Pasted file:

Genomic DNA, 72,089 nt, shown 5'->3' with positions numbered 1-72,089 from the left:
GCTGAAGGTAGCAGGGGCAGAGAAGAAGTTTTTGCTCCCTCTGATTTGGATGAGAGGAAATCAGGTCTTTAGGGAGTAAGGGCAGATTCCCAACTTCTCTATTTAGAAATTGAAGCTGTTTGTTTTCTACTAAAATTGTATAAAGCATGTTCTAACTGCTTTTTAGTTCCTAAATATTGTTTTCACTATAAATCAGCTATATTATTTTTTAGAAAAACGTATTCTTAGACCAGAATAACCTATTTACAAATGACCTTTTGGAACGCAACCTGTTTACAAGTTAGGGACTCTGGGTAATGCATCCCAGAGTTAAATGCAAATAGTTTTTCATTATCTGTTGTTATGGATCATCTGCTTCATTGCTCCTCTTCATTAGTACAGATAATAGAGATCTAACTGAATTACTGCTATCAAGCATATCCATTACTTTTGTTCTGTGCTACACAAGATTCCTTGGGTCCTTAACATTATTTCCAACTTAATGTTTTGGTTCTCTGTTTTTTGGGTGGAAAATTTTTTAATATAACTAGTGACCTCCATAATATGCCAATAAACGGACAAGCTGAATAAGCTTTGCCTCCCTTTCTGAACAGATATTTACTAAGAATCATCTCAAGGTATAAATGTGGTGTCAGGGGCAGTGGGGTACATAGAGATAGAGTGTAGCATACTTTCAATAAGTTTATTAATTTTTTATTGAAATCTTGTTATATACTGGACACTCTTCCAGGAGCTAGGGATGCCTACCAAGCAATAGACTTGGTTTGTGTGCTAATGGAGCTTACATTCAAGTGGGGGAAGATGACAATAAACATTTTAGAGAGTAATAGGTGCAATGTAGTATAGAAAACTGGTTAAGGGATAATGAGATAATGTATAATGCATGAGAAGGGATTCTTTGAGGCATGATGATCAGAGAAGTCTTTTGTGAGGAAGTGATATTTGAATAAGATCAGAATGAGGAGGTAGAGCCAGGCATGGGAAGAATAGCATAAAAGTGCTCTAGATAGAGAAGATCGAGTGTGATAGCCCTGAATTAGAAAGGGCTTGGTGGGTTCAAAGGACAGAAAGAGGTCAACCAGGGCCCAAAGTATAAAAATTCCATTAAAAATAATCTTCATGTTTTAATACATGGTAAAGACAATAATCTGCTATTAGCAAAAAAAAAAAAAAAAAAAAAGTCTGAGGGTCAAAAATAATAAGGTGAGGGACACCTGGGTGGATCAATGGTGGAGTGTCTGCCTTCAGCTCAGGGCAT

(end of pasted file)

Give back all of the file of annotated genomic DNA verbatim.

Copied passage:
Genomic DNA, 72,089 nt, shown 5'->3' with positions numbered 1-72,089 from the left:
GCTGAAGGTAGCAGGGGCAGAGAAGAAGTTTTTGCTCCCTCTGATTTGGATGAGAGGAAATCAGGTCTTTAGGGAGTAAGGGCAGATTCCCAACTTCTCTATTTAGAAATTGAAGCTGTTTGTTTTCTACTAAAATTGTATAAAGCATGTTCTAACTGCTTTTTAGTTCCTAAATATTGTTTTCACTATAAATCAGCTATATTATTTTTTAGAAAAACGTATTCTTAGACCAGAATAACCTATTTACAAATGACCTTTTGGAACGCAACCTGTTTACAAGTTAGGGACTCTGGGTAATGCATCCCAGAGTTAAATGCAAATAGTTTTTCATTATCTGTTGTTATGGATCATCTGCTTCATTGCTCCTCTTCATTAGTACAGATAATAGAGATCTAACTGAATTACTGCTATCAAGCATATCCATTACTTTTGTTCTGTGCTACACAAGATTCCTTGGGTCCTTAACATTATTTCCAACTTAATGTTTTGGTTCTCTGTTTTTTGGGTGGAAAATTTTTTAATATAACTAGTGACCTCCATAATATGCCAATAAACGGACAAGCTGAATAAGCTTTGCCTCCCTTTCTGAACAGATATTTACTAAGAATCATCTCAAGGTATAAATGTGGTGTCAGGGGCAGTGGGGTACATAGAGATAGAGTGTAGCATACTTTCAATAAGTTTATTAATTTTTTATTGAAATCTTGTTATATACTGGACACTCTTCCAGGAGCTAGGGATGCCTACCAAGCAATAGACTTGGTTTGTGTGCTAATGGAGCTTACATTCAAGTGGGGGAAGATGACAATAAACATTTTAGAGAGTAATAGGTGCAATGTAGTATAGAAAACTGGTTAAGGGATAATGAGATAATGTATAATGCATGAGAAGGGATTCTTTGAGGCATGATGATCAGAGAAGTCTTTTGTGAGGAAGTGATATTTGAATAAGATCAGAATGAGGAGGTAGAGCCAGGCATGGGAAGAATAGCATAAAAGTGCTCTAGATAGAGAAGATCGAGTGTGATAGCCCTGAATTAGAAAGGGCTTGGTGGGTTCAAAGGACAGAAAGAGGTCAACCAGGGCCCAAAGTATAAAAATTCCATTAAAAATAATCTTCATGTTTTAATACATGGTAAAGACAATAATCTGCTATTAGCAAAAAAAAAAAAAAAAAAAAAGTCTGAGGGTCAAAAATAATAAGGTGAGGGACACCTGGGTGGATCAATGGTGGAGTGTCTGCCTTCAGCTCAGGGCAT